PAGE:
April 18, 2022: In a narrow interpretation of the authority granted to the Centers for Disease Control and Prevention (CDC), a federal judge struck down the federal face mask mandate on airplanes, trains, busses, and other transportation hubs. In the opinion of the judge, the CDC exceeded its authority granted under the Public Health Service Act of 1944. The judge interpreted “sanitation” to mean cleaning property, not requiring people to take hygienic steps to prevent the interstate transmission of the virus. The judge also ruled that the transportation face mask mandate was established thirteen months after COVID-19 was declared a public health emergency with no opportunity for public comment. In the ruling, the judge did not consider the rapid changes and transmission of new variants and that there had been a change in administration.[62] [63] [64]

Due to the court ruling (April 18, 2022), effective immediately, the Transportation Security Administration (TSA) will no longer enforce its Security Directives and Emergency Amendment requiring mask use on public transportation and transportation hubs. The CDC continues to recommend that people wear masks in indoor public transportation settings at this time.[65]


March 24, 2022: U.S. Department of Education Letter and Guidance on Face Masks

The U.S. Department of Education released a letter to parents and educators regarding the Centers for Disease Control and Prevention (CDC) new face mask guidance. In the letter, Secretary Miguel Cardona, Ed.D., emphasized that state and local education agencies are bound by federal law, including ADA Title II, Section 504 of the Rehabilitation Act of 1973, and the Individuals with Disabilities Education Act (IDEA) to ensure the inclusion of students with disabilities in the classroom, including those students who experience post-covid symptoms or long COVID. The Secretary urged extra precautions to protect students, friends, neighbors, or loved ones who are at increased risk of severe illness from COVID-19, including the wearing of properly fitting face masks and being tested prior to gathering, regardless of COVID-19 community levels. At any level of community spread, people who are with or around those with higher risk for serious illness, people with symptoms of COVID-19 or individuals who are not up to date on COVID-19 vaccinations who had exposure to someone with COVID-19 or have a positive test should take extra precautions to protect themselves and others. This includes quarantining for 5 days and properly wearing a well-fitting mask around others for 10 days.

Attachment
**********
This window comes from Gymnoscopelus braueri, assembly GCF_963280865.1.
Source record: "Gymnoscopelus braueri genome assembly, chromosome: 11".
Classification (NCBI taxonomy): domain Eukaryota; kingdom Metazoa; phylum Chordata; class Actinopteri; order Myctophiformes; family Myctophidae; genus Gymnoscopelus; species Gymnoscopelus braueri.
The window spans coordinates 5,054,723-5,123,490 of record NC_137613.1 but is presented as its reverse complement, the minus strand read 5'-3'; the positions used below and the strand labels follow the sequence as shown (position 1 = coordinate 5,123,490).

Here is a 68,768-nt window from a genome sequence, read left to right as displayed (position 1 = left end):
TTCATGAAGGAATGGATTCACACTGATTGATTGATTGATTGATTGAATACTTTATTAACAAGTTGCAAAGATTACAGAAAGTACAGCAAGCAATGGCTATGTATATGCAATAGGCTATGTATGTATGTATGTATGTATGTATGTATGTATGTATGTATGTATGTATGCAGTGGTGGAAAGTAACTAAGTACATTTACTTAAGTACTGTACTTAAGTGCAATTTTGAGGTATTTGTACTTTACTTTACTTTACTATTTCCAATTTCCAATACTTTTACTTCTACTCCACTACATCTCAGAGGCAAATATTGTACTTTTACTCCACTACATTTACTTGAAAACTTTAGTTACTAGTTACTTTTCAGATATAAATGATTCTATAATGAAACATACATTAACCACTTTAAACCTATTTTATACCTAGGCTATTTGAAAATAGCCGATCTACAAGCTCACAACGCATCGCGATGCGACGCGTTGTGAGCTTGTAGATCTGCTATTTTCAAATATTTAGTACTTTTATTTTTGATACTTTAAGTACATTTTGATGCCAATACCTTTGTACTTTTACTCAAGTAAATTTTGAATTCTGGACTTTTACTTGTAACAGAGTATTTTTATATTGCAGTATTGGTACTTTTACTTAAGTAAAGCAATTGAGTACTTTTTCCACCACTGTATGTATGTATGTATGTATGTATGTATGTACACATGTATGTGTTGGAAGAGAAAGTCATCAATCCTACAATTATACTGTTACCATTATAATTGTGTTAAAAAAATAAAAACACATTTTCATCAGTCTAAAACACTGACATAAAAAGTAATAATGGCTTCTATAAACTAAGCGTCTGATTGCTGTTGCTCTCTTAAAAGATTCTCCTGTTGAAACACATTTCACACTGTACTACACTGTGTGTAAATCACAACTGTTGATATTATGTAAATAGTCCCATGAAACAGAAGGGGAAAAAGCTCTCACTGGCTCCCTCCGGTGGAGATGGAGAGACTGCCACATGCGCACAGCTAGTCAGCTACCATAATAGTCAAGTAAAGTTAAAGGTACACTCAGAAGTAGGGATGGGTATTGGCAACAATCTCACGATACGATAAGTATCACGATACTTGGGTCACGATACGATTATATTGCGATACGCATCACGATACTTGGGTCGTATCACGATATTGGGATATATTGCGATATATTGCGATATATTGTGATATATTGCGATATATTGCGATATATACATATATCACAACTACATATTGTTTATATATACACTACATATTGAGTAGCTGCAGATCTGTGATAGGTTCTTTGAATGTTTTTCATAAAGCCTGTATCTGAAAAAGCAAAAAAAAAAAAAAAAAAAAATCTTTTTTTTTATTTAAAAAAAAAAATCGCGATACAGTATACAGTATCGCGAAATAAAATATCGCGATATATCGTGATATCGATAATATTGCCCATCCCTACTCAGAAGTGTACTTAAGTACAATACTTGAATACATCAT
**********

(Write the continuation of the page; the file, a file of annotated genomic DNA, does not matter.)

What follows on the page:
School districts, schools, early childhood centers and homes, and classrooms may still choose to implement masking at any COVID-19 Community Level depending on their community’s needs, and individuals – including those at higher risk of severe outcomes from COVID-19 – located in communities at any COVID-19 Community Level may choose to mask at any time.

Federal civil rights laws require that schools consider the health and safety needs of their students to safely attend in-person. This includes expectations around masking in schools on a case-by-case basis to comply with the schools’ obligation to make reasonable modifications for particular students with disabilities under federal law. Depending on the circumstances, a school could decide that some degree of masking of students and staff is necessary as a reasonable modification to ensure that students with disabilities have equal access to in-person learning without incurring an elevated risk of hospitalization or death due to COVID-19. In addition to deciding that an individual student with specific circumstances or needs must wear a mask or a modified mask such as with a clear front, a school may determine it is also necessary for other individuals in school settings to wear masks, depending on the specific circumstances of the student with a disability and in consideration of relevant health guidance.[60]


February 25, 2022: CDC Face Mask Guidance by COVID-19 County Level

The Centers for Disease Control and Prevention (CDC) issued new guidance on February 25, 2022 on wearing face masks to reduce the spread of COVID-19. The CDC will now rely on three indicators at the county level to determine if individuals should wear a face mask. [58]

  1. The number of new COVID-19 cases per 100,000 people in the past seven days. The guidance defines this as less than 200 cases per 100,000 or greater than 200 cases per 100,000 people.
  2. New COVID-19 admissions to hospitals per 100,000 people over a seven-day period.

    For areas with fewer than 200 new cases each day, the following indicators are used.

    • Low or green is less than 10 admissions in the past seven days per 100,000 people
    • Medium or yellow is between 10 and 19.9 admissions per seven days per 100,000 people